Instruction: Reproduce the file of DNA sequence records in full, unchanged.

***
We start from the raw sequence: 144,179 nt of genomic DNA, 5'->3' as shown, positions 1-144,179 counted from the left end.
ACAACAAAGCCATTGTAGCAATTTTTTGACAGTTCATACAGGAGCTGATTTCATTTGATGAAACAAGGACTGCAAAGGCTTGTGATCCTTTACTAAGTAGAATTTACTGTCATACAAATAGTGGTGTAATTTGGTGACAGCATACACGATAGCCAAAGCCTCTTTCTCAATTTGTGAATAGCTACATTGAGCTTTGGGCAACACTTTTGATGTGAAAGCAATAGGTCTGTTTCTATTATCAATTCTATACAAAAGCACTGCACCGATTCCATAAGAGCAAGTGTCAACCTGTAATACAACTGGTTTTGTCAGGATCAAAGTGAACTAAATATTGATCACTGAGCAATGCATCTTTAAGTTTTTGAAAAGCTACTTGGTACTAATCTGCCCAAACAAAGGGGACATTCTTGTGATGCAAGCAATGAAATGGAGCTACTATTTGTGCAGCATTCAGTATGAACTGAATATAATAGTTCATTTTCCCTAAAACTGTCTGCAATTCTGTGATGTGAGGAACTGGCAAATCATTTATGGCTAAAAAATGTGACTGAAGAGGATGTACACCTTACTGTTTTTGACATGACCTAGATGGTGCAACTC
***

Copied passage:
We start from the raw sequence: 144,179 nt of genomic DNA, 5'->3' as shown, positions 1-144,179 counted from the left end.
ACAACAAAGCCATTGTAGCAATTTTTTGACAGTTCATACAGGAGCTGATTTCATTTGATGAAACAAGGACTGCAAAGGCTTGTGATCCTTTACTAAGTAGAATTTACTGTCATACAAATAGTGGTGTAATTTGGTGACAGCATACACGATAGCCAAAGCCTCTTTCTCAATTTGTGAATAGCTACATTGAGCTTTGGGCAACACTTTTGATGTGAAAGCAATAGGTCTGTTTCTATTATCAATTCTATACAAAAGCACTGCACCGATTCCATAAGAGCAAGTGTCAACCTGTAATACAACTGGTTTTGTCAGGATCAAAGTGAACTAAATATTGATCACTGAGCAATGCATCTTTAAGTTTTTGAAAAGCTACTTGGTACTAATCTGCCCAAACAAAGGGGACATTCTTGTGATGCAAGCAATGAAATGGAGCTACTATTTGTGCAGCATTCAGTATGAACTGAATATAATAGTTCATTTTCCCTAAAACTGTCTGCAATTCTGTGATGTGAGGAACTGGCAAATCATTTATGGCTAAAAAATGTGACTGAAGAGGATGTACACCTTACTGTTTTTGACATGACCTAGATGGTGCAACTC